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Workers' Comp Reform Ignores the Real Issues

September 18, 2003

I believe that the definitions of "sweeping" and "reform" need to be revisited by the writers of "Legislature OKs Workers' Comp Reform" (Sept. 13). Reading the story, one might be led to believe that the workers' comp crisis is at an end.

SB 228, though a start, is far from sweeping and, in fact, ignores some of the issues most in need of reform: stiffening penalties for workers' comp fraud, clarifying the definition and guidelines for permanent disability, putting restrictions on personal injury lawyers turning minor clerical errors into huge judgments. A start, yes; sweeping, no; Band-Aid, maybe; reform, no. For those of us hoping for real relief, we are still waiting.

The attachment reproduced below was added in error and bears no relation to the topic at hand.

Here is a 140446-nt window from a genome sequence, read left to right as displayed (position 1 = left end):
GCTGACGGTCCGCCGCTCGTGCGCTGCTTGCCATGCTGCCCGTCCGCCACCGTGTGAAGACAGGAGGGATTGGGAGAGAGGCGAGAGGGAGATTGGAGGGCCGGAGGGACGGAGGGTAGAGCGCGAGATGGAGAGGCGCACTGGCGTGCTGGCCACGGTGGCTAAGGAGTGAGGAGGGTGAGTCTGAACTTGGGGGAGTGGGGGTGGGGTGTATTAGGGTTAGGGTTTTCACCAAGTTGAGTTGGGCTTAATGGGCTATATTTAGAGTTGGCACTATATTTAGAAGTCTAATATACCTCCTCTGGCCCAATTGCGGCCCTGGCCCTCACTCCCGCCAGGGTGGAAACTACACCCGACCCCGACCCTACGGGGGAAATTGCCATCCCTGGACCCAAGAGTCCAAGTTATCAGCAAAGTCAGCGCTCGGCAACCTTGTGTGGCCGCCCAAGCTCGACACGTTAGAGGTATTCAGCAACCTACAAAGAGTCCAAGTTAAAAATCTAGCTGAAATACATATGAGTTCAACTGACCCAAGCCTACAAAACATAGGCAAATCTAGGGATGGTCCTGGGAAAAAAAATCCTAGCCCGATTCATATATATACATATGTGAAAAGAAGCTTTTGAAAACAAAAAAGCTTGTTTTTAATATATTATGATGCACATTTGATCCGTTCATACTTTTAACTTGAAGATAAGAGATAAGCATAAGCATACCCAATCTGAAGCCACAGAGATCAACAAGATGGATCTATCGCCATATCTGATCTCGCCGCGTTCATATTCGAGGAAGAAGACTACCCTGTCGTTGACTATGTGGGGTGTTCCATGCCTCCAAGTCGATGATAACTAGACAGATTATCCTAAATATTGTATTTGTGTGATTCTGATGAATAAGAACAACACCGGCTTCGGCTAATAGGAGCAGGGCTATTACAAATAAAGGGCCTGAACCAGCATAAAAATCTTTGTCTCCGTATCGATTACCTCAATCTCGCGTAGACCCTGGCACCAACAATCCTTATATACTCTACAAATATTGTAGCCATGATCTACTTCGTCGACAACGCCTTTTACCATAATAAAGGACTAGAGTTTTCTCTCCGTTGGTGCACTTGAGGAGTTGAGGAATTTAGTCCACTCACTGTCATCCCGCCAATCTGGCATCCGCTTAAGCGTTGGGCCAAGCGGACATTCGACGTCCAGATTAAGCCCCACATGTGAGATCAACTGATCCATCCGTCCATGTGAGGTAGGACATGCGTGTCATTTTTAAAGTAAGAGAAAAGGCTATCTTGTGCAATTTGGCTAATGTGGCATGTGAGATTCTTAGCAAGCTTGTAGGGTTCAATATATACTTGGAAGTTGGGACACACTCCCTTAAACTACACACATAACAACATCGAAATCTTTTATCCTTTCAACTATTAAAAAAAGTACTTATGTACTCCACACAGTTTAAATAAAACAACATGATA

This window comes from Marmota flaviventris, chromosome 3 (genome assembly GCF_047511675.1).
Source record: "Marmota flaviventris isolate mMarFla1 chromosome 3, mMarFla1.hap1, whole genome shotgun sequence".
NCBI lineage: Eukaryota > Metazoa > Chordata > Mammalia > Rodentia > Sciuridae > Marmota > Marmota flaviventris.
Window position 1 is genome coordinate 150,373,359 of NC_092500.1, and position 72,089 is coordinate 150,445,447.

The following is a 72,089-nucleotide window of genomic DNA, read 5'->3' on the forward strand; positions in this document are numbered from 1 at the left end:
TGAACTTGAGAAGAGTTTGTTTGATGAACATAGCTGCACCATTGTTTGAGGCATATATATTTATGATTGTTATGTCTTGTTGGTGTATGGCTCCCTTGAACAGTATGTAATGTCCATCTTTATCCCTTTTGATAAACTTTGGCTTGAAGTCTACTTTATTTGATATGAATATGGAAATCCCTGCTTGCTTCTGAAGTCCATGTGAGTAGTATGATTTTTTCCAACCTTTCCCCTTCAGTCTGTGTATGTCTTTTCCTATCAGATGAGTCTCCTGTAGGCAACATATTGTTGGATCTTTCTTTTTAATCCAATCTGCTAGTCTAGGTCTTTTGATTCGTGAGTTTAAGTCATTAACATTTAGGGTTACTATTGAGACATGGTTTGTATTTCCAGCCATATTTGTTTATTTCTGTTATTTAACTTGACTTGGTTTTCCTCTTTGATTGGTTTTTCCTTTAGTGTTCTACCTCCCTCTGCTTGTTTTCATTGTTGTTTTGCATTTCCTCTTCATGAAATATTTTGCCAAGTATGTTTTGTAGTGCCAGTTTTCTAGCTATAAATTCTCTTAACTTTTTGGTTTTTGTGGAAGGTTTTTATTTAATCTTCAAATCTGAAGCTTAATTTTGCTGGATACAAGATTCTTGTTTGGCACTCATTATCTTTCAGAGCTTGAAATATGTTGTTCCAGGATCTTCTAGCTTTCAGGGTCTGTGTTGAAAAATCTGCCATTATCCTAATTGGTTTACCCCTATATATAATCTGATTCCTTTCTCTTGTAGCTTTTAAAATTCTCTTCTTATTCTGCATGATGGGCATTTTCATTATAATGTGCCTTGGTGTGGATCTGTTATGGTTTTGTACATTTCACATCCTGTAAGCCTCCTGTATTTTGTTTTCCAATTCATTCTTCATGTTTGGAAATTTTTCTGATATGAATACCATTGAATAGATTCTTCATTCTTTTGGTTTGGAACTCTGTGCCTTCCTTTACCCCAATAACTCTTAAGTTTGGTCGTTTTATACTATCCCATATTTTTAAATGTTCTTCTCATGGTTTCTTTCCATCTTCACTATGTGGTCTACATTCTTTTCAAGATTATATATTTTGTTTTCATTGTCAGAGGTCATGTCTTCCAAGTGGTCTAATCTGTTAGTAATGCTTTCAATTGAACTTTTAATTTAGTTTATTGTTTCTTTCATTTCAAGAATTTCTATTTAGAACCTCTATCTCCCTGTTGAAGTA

Tom Pula

Sunland

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The Times knows how to write the party line, e.g., "rolling back costs that have squeezed businesses." How about: abandoning 100,000 disabled workers who do not have a clue as to how to find a new career that will accommodate their disability?

If workers' compensation is making California noncompetitive for businesses, where is the table comparing workers' comp benefits in California to other states'? California workers' compensation benefits are comparable to other major labor markets. What's different is the behavior of the doctors and lawyers. There is just more fraud in California. The legislators tried to kill a fly with a jackhammer, and the fly is still buzzing around while a perfectly good infrastructure got destroyed.

Bill Adams

Topanga

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